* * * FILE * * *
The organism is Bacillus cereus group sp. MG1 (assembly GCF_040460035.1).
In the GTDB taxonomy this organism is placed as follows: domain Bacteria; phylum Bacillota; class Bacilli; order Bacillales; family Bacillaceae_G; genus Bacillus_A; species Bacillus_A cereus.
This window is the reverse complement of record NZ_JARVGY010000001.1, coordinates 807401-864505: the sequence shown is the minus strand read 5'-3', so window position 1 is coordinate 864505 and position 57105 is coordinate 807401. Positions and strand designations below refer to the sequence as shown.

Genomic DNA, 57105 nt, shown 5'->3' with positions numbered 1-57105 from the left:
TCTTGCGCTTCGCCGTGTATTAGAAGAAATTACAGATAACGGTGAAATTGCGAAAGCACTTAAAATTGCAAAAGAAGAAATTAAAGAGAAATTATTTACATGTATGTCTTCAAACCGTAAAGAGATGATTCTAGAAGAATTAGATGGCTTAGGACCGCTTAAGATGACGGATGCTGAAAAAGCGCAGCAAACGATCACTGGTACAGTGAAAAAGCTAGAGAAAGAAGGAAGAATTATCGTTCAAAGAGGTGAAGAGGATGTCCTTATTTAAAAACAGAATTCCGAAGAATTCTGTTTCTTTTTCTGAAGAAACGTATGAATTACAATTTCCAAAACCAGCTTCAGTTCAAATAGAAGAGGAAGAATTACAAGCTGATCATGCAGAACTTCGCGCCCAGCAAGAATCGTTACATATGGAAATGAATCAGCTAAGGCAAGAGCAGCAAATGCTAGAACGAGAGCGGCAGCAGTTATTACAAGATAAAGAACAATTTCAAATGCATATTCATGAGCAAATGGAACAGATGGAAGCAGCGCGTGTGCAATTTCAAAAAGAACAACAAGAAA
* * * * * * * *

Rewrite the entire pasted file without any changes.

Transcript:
The organism is Bacillus cereus group sp. MG1 (assembly GCF_040460035.1).
In the GTDB taxonomy this organism is placed as follows: domain Bacteria; phylum Bacillota; class Bacilli; order Bacillales; family Bacillaceae_G; genus Bacillus_A; species Bacillus_A cereus.
This window is the reverse complement of record NZ_JARVGY010000001.1, coordinates 807401-864505: the sequence shown is the minus strand read 5'-3', so window position 1 is coordinate 864505 and position 57105 is coordinate 807401. Positions and strand designations below refer to the sequence as shown.

Genomic DNA, 57105 nt, shown 5'->3' with positions numbered 1-57105 from the left:
TCTTGCGCTTCGCCGTGTATTAGAAGAAATTACAGATAACGGTGAAATTGCGAAAGCACTTAAAATTGCAAAAGAAGAAATTAAAGAGAAATTATTTACATGTATGTCTTCAAACCGTAAAGAGATGATTCTAGAAGAATTAGATGGCTTAGGACCGCTTAAGATGACGGATGCTGAAAAAGCGCAGCAAACGATCACTGGTACAGTGAAAAAGCTAGAGAAAGAAGGAAGAATTATCGTTCAAAGAGGTGAAGAGGATGTCCTTATTTAAAAACAGAATTCCGAAGAATTCTGTTTCTTTTTCTGAAGAAACGTATGAATTACAATTTCCAAAACCAGCTTCAGTTCAAATAGAAGAGGAAGAATTACAAGCTGATCATGCAGAACTTCGCGCCCAGCAAGAATCGTTACATATGGAAATGAATCAGCTAAGGCAAGAGCAGCAAATGCTAGAACGAGAGCGGCAGCAGTTATTACAAGATAAAGAACAATTTCAAATGCATATTCATGAGCAAATGGAACAGATGGAAGCAGCGCGTGTGCAATTTCAAAAAGAACAACAAGAAA